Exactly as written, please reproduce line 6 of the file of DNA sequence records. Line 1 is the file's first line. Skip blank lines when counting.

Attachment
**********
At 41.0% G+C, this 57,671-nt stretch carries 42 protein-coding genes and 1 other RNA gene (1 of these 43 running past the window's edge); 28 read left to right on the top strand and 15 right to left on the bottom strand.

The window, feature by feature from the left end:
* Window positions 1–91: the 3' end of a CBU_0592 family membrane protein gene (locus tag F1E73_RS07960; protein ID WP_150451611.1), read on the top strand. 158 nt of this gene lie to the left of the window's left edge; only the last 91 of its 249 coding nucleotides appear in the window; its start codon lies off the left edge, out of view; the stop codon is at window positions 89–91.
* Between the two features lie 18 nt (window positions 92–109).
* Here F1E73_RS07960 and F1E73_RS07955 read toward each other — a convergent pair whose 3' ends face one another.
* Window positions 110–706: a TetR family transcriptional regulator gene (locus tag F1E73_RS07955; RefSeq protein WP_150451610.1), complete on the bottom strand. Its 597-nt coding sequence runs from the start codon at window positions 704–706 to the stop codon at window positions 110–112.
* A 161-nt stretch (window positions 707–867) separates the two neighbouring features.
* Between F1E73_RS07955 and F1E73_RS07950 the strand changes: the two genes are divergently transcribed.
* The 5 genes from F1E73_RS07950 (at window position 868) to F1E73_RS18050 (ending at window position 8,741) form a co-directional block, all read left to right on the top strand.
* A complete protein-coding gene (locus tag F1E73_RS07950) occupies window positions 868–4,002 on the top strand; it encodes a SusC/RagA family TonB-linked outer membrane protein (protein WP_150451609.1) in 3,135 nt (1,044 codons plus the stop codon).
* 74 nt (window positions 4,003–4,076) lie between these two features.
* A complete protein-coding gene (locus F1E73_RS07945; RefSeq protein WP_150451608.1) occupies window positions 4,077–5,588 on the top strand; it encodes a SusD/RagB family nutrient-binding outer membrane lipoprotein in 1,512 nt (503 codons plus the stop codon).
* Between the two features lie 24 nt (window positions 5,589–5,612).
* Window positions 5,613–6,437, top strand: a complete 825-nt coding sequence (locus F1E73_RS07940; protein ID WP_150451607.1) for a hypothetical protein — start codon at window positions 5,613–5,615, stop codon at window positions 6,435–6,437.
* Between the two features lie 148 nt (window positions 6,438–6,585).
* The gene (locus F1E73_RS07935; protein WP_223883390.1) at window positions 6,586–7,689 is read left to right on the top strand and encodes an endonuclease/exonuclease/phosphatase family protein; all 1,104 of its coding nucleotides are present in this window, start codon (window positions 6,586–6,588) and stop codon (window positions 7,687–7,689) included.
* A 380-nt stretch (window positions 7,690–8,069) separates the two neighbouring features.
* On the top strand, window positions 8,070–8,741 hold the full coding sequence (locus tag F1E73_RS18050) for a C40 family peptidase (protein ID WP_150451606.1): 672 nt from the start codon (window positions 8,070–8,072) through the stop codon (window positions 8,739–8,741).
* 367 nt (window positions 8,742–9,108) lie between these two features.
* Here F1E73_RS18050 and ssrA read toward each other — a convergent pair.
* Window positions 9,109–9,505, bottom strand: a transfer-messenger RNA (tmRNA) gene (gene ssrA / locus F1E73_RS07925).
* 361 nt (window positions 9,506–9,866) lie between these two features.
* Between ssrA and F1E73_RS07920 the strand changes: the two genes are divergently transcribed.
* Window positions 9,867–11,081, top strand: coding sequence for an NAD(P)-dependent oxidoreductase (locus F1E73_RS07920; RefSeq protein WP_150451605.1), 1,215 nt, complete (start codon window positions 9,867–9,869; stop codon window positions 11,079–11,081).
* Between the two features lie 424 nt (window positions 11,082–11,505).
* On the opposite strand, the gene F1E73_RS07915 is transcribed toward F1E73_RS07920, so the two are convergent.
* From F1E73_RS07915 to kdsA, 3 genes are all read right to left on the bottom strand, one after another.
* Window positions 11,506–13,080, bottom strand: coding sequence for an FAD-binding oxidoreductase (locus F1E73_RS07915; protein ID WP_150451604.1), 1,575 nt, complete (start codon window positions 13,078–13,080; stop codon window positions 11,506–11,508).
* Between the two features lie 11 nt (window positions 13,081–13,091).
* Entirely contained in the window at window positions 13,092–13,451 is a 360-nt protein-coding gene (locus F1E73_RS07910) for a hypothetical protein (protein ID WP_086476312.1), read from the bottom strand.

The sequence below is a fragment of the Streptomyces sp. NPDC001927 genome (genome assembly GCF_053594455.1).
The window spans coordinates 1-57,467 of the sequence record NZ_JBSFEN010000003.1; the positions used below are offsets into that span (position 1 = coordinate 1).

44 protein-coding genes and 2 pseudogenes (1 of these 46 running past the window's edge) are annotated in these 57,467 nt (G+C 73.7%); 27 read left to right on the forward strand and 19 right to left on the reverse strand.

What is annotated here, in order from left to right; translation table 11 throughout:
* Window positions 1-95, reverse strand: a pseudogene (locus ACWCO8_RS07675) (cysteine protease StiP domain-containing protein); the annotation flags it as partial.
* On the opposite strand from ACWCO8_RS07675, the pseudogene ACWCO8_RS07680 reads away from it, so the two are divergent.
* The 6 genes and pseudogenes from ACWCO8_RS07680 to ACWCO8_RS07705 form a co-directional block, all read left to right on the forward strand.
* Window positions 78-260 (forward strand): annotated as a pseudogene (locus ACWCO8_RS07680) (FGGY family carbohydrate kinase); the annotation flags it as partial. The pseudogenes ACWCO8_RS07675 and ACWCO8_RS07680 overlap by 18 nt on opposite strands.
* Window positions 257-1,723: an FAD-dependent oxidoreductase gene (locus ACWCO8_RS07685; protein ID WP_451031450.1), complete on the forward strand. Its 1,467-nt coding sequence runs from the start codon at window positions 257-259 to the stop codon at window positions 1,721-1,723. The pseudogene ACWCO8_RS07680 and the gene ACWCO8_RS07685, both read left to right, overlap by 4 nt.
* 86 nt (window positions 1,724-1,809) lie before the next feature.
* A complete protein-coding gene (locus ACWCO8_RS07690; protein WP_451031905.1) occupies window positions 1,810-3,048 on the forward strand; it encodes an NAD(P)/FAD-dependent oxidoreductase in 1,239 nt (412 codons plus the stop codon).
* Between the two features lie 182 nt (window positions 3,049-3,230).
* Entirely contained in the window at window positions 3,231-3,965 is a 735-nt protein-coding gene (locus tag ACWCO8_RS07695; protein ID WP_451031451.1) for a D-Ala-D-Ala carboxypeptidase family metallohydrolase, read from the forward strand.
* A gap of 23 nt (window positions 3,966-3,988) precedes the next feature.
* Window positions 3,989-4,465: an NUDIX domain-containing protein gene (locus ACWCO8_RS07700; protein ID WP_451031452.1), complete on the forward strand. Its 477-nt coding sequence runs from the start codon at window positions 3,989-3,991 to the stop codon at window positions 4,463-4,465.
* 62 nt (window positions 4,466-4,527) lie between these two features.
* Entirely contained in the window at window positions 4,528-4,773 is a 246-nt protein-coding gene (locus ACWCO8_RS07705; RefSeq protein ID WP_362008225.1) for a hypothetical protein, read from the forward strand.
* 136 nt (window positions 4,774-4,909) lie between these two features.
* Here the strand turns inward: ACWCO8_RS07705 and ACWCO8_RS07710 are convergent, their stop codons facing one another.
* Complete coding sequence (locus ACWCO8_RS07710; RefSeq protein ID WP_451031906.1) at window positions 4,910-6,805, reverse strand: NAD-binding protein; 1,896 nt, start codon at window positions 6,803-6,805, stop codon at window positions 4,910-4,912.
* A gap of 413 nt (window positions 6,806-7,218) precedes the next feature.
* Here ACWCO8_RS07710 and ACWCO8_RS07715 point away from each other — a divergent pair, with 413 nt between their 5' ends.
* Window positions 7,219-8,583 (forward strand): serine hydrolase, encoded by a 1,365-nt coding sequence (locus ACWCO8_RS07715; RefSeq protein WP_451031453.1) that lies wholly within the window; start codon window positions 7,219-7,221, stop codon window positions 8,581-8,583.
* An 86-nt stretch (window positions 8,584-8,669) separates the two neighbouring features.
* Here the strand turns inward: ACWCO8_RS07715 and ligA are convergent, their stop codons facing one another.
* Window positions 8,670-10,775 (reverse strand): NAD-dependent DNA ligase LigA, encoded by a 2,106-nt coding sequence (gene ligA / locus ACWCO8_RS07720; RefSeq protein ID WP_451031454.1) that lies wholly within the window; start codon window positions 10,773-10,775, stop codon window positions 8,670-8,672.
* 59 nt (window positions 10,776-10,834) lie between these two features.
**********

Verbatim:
* Window positions 110–706: a TetR family transcriptional regulator gene (locus tag F1E73_RS07955; RefSeq protein WP_150451610.1), complete on the bottom strand. Its 597-nt coding sequence runs from the start codon at window positions 704–706 to the stop codon at window positions 110–112.